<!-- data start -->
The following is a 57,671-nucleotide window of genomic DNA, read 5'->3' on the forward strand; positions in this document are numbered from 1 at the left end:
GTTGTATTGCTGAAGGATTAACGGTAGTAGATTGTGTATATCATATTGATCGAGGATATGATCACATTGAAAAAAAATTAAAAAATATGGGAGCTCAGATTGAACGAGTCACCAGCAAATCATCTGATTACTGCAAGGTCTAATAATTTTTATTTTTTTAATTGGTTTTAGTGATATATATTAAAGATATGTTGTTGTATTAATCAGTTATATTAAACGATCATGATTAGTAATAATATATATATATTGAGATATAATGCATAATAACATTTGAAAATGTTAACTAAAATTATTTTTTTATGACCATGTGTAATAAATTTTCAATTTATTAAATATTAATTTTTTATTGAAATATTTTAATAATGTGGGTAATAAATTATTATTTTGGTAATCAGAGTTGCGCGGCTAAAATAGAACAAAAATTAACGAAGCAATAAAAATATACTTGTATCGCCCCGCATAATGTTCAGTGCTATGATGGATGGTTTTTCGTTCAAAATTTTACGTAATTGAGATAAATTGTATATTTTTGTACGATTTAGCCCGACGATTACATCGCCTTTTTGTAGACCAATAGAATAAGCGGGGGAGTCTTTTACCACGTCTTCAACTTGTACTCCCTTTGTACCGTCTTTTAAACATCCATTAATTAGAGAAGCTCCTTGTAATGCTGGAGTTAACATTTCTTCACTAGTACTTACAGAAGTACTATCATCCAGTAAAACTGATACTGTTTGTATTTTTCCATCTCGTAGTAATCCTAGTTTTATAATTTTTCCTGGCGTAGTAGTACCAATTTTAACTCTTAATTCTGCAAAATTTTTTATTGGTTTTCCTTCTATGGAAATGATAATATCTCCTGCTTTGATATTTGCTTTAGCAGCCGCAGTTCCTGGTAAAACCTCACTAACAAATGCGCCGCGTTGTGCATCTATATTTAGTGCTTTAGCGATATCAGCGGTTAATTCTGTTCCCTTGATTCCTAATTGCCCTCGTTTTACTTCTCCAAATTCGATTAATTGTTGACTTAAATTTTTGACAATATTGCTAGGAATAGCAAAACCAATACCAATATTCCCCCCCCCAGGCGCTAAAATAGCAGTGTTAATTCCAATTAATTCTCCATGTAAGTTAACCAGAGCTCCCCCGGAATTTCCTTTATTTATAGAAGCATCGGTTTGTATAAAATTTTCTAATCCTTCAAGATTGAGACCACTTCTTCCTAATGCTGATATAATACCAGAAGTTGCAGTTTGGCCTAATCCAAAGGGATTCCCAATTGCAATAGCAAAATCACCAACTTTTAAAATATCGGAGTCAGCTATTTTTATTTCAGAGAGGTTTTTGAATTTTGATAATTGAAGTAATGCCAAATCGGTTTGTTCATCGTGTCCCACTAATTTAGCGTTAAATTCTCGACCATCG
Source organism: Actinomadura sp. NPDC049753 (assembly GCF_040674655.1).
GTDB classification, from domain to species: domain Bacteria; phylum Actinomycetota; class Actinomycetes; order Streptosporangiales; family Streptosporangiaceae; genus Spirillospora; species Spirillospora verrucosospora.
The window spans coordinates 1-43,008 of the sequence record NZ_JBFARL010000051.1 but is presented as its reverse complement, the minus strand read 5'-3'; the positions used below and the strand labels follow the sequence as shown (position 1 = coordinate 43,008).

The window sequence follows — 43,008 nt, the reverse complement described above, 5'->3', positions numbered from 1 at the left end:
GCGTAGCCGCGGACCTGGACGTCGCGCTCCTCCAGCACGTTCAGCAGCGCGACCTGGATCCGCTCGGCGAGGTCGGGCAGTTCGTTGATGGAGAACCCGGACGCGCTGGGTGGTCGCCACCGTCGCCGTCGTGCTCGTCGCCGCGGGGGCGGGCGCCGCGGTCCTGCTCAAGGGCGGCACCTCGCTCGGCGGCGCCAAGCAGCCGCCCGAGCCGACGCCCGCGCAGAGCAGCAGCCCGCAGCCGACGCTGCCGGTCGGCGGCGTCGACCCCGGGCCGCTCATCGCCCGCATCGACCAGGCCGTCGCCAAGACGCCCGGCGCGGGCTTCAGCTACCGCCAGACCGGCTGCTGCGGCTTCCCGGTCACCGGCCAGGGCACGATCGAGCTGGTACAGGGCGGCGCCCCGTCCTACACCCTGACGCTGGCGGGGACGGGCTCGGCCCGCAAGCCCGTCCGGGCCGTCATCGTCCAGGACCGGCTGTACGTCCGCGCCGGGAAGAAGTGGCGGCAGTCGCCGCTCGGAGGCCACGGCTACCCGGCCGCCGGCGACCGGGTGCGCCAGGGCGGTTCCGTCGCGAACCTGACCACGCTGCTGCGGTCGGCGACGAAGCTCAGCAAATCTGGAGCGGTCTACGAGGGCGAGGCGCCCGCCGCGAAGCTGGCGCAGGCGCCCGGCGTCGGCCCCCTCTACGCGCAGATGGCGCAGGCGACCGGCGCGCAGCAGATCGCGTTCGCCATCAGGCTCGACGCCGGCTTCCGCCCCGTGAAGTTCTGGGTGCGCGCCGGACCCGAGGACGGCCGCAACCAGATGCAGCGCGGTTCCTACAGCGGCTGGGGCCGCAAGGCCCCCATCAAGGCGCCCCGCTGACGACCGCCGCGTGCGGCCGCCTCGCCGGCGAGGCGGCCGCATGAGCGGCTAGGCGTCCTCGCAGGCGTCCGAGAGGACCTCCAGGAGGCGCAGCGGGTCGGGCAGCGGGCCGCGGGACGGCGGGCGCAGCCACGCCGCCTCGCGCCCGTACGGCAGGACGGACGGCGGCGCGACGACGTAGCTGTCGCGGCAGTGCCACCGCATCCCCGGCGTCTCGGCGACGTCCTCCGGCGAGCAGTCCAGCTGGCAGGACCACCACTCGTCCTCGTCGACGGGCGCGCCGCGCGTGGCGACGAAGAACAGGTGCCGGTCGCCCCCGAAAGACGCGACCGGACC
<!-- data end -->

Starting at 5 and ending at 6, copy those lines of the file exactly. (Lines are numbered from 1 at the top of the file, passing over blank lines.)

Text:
The window spans coordinates 1-43,008 of the sequence record NZ_JBFARL010000051.1 but is presented as its reverse complement, the minus strand read 5'-3'; the positions used below and the strand labels follow the sequence as shown (position 1 = coordinate 43,008).

The window sequence follows — 43,008 nt, the reverse complement described above, 5'->3', positions numbered from 1 at the left end: